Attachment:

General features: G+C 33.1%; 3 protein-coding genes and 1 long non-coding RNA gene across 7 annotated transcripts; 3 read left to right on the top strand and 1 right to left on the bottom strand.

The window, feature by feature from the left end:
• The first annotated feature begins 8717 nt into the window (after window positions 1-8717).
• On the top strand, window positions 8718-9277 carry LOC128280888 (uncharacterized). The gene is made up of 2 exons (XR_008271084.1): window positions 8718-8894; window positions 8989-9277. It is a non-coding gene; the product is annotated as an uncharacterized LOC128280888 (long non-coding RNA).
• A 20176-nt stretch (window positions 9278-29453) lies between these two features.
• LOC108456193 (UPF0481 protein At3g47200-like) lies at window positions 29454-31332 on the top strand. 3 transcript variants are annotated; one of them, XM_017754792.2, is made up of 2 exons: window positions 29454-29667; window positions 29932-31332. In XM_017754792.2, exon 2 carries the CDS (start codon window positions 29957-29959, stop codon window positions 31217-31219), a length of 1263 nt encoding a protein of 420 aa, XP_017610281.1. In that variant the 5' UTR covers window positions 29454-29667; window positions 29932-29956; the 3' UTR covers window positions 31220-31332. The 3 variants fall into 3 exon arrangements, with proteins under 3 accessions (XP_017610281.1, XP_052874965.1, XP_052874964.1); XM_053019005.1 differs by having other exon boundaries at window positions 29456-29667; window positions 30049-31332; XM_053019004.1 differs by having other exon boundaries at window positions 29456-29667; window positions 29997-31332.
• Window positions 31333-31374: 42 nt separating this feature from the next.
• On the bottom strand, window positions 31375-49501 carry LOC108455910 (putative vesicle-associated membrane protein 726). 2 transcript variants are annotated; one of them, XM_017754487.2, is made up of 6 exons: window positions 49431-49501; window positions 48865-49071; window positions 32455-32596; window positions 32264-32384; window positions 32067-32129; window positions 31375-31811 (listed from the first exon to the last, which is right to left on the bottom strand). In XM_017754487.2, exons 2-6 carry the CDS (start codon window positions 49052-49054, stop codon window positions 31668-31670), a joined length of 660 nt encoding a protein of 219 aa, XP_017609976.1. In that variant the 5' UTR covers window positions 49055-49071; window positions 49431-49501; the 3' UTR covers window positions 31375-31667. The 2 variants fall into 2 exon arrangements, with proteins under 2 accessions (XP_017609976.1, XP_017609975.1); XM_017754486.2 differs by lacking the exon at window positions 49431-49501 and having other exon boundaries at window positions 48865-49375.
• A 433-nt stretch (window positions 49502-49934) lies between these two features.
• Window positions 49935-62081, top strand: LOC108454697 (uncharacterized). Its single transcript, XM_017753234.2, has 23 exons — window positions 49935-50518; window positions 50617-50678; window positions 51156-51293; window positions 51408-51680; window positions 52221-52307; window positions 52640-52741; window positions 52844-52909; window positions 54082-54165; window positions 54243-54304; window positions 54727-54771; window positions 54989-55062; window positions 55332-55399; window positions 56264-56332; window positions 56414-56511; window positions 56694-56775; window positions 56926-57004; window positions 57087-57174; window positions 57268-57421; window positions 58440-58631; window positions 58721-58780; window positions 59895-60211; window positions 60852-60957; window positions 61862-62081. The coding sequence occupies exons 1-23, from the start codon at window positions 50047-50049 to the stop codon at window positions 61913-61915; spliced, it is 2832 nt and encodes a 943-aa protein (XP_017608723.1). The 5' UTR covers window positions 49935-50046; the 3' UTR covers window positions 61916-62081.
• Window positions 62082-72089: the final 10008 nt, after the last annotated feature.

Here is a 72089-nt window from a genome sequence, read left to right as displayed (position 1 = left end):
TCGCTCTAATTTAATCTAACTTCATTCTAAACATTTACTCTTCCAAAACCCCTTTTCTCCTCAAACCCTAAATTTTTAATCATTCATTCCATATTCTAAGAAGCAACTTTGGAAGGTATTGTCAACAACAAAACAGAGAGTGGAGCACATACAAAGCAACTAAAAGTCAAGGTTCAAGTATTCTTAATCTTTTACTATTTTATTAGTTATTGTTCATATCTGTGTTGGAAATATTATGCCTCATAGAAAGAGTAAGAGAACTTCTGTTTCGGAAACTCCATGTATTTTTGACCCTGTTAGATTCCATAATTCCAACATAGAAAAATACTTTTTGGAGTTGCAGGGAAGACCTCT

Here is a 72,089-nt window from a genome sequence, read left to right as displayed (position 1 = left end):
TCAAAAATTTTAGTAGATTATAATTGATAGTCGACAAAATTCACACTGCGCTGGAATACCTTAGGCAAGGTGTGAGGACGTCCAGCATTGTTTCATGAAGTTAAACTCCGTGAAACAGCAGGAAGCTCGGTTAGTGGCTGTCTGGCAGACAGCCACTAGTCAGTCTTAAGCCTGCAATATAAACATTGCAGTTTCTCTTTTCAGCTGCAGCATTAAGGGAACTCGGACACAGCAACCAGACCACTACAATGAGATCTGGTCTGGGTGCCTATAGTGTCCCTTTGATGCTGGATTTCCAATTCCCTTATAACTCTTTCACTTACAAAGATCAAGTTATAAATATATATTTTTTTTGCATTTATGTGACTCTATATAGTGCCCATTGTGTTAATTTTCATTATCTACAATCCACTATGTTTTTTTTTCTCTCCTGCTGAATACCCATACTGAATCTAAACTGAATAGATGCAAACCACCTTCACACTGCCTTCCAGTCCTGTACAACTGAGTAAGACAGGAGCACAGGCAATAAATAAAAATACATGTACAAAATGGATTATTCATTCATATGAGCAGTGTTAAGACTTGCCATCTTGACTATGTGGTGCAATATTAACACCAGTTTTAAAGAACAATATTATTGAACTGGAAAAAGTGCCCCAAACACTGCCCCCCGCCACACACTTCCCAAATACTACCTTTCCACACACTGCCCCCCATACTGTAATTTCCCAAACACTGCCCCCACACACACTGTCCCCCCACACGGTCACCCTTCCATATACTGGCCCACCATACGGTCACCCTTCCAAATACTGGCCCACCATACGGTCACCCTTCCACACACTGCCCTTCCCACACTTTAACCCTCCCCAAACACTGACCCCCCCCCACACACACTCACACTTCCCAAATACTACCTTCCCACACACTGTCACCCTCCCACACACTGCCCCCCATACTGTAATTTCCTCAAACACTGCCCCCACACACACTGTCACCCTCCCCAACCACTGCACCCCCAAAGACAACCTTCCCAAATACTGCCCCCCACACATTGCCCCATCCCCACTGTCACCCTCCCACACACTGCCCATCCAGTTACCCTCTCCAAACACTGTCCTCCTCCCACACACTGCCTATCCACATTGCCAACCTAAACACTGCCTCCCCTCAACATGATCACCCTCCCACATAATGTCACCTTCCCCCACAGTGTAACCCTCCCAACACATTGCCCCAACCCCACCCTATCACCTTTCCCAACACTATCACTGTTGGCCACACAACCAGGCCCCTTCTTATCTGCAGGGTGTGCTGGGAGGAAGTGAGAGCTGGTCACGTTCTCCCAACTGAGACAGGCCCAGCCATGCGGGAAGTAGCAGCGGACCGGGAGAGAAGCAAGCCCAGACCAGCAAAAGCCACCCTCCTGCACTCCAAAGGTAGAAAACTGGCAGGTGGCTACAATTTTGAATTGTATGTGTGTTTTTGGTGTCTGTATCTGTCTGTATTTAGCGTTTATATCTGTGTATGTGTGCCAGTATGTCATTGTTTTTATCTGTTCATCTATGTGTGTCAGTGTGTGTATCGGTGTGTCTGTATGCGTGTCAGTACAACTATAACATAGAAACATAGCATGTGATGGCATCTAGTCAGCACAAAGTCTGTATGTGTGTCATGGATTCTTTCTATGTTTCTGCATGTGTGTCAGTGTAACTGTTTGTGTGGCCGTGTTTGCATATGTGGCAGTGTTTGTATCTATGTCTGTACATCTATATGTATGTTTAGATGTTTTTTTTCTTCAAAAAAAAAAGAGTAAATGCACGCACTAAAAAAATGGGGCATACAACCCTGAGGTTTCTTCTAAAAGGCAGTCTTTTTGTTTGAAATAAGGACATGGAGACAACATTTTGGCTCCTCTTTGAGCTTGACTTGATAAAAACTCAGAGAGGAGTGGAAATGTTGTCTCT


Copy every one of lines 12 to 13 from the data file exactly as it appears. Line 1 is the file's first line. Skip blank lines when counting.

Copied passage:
Here is a 72089-nt window from a genome sequence, read left to right as displayed (position 1 = left end):
TCGCTCTAATTTAATCTAACTTCATTCTAAACATTTACTCTTCCAAAACCCCTTTTCTCCTCAAACCCTAAATTTTTAATCATTCATTCCATATTCTAAGAAGCAACTTTGGAAGGTATTGTCAACAACAAAACAGAGAGTGGAGCACATACAAAGCAACTAAAAGTCAAGGTTCAAGTATTCTTAATCTTTTACTATTTTATTAGTTATTGTTCATATCTGTGTTGGAAATATTATGCCTCATAGAAAGAGTAAGAGAACTTCTGTTTCGGAAACTCCATGTATTTTTGACCCTGTTAGATTCCATAATTCCAACATAGAAAAATACTTTTTGGAGTTGCAGGGAAGACCTCT